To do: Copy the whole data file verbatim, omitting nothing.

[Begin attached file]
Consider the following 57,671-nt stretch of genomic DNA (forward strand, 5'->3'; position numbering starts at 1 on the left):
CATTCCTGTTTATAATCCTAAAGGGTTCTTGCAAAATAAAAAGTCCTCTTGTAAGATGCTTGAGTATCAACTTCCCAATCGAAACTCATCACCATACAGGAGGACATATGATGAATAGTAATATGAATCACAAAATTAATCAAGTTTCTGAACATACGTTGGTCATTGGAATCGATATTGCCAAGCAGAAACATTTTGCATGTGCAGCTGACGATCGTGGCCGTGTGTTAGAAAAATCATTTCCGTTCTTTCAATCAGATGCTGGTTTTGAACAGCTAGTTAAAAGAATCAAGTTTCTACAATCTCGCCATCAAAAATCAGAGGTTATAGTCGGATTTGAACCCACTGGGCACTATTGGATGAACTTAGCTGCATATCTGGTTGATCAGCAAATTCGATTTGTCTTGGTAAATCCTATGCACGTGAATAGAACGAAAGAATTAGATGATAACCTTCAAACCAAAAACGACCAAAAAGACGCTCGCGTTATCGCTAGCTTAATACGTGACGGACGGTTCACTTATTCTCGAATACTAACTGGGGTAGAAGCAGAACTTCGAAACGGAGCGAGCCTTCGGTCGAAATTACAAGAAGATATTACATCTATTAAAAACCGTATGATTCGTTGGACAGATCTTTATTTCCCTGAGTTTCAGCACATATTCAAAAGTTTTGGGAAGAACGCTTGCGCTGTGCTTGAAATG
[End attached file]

Consider the following 57,671-nt stretch of genomic DNA (forward strand, 5'->3'; position numbering starts at 1 on the left):
CATTCCTGTTTATAATCCTAAAGGGTTCTTGCAAAATAAAAAGTCCTCTTGTAAGATGCTTGAGTATCAACTTCCCAATCGAAACTCATCACCATACAGGAGGACATATGATGAATAGTAATATGAATCACAAAATTAATCAAGTTTCTGAACATACGTTGGTCATTGGAATCGATATTGCCAAGCAGAAACATTTTGCATGTGCAGCTGACGATCGTGGCCGTGTGTTAGAAAAATCATTTCCGTTCTTTCAATCAGATGCTGGTTTTGAACAGCTAGTTAAAAGAATCAAGTTTCTACAATCTCGCCATCAAAAATCAGAGGTTATAGTCGGATTTGAACCCACTGGGCACTATTGGATGAACTTAGCTGCATATCTGGTTGATCAGCAAATTCGATTTGTCTTGGTAAATCCTATGCACGTGAATAGAACGAAAGAATTAGATGATAACCTTCAAACCAAAAACGACCAAAAAGACGCTCGCGTTATCGCTAGCTTAATACGTGACGGACGGTTCACTTATTCTCGAATACTAACTGGGGTAGAAGCAGAACTTCGAAACGGAGCGAGCCTTCGGTCGAAATTACAAGAAGATATTACATCTATTAAAAACCGTATGATTCGTTGGACAGATCTTTATTTCCCTGAGTTTCAGCACATATTCAAAAGTTTTGGGAAGAACGCTTGCGCTGTGCTTGAAATG